Since many have asked what my daily life is like, this post will outline my routine from the time I get up to the time I go to bed.
With a lack of a social life during the week, I typically wake up at 5:30am. In the morning, I read the news, work out, and eat breakfast before going to my first class. I teach at 8:00am on Tuesday, Wednesday, and Thursday and the students often complain and many do not come to class, but I have become accustomed to waking up and starting work early. Depending on the day, I teach 2-4 one hour and twenty minute classes.
Although I eat breakfast and dinner at home, I always eat lunch at the university. Their menu consists of only Kyrgyz and Russian dishes, but the food is quite good for the cost. On any given day, I will pay $0.75 - $1.25 for lunch, so it is not worth my time to cook and clean at home. Food, in general, is much cheaper than in the US with a week’s worth of vegetables and fruit costing less than a dollar, but you will pay more for western comforts. A medium-sized jar of Barilla pasta sauce costs almost $4.00, as does a small jar of peanut butter. These expenses are not outlandish, however, since the majority of goods are a fraction of the cost at home, so I would guess that overall I pay one-half of what I pay in the US for groceries.
In order to get to work, I usually take a group taxi or a mini-bus, but it is about 20 minutes from both of the university’s campuses by foot. The taxis and mini-buses are very inexpensive, costing only $0.22 and $0.15 a ride, respectively. If I wish to have a taxi to myself, I can pay $0.74, which also can be a good opportunity for me to practice my Russian. Most of the taxi drivers are quite friendly and willing to tell you about their families and lives. Inevitably, they also ask “Are you married?” or “Do you have any children?” with these lines being the standard small-talk in Kyrgyzstan.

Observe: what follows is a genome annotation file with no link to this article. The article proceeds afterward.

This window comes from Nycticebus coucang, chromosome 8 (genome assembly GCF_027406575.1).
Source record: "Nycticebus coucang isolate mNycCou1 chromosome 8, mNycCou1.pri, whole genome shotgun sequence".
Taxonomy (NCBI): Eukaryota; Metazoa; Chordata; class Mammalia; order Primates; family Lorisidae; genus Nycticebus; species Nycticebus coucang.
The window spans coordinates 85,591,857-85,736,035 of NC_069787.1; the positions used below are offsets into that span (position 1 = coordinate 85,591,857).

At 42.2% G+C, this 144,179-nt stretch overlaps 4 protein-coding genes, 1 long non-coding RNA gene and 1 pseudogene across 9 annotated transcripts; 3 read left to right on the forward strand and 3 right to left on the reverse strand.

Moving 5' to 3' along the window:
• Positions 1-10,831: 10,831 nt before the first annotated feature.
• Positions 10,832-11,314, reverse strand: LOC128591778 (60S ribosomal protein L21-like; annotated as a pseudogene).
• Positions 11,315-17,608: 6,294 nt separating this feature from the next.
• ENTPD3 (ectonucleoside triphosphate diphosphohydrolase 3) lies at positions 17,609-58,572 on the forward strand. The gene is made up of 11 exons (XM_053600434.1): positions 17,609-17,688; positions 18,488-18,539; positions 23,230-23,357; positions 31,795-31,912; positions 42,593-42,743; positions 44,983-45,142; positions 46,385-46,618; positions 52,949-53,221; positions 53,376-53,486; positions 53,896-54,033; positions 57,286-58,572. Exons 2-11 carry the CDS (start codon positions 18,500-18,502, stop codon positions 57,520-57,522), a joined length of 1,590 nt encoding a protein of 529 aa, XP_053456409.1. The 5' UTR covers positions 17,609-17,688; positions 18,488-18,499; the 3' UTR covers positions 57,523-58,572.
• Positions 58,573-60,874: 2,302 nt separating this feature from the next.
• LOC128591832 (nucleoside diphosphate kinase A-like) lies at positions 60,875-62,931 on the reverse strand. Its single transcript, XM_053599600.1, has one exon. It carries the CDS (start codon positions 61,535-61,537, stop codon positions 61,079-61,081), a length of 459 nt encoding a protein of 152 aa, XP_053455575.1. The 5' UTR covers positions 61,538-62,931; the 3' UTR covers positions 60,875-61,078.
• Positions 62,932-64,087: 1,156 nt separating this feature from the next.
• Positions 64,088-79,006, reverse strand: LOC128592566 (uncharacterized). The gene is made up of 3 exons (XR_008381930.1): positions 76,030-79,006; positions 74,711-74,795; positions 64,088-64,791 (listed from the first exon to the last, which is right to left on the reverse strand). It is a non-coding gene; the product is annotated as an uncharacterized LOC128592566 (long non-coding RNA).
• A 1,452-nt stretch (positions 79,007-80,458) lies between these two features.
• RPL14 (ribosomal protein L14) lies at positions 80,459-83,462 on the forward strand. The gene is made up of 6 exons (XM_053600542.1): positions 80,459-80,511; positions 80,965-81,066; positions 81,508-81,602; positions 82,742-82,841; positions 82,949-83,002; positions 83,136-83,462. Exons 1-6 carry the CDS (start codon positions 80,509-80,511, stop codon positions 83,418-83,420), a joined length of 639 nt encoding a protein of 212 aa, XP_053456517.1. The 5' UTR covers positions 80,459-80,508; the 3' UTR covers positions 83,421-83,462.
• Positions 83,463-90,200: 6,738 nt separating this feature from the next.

Overall, my transition to living in Kyrgyzstan has been quite easy. With the university emphasizing English, almost all of my colleagues and students speak at least conversational English. While my Russian is not excellent, it is good enough to live and travel in the country without significant issues and my knowledge of Uzbek has helped me understand basic Kyrgyz. And although I do not speak well, I have learned a couple dozen words and phrases to communicate with locals and joke with my students.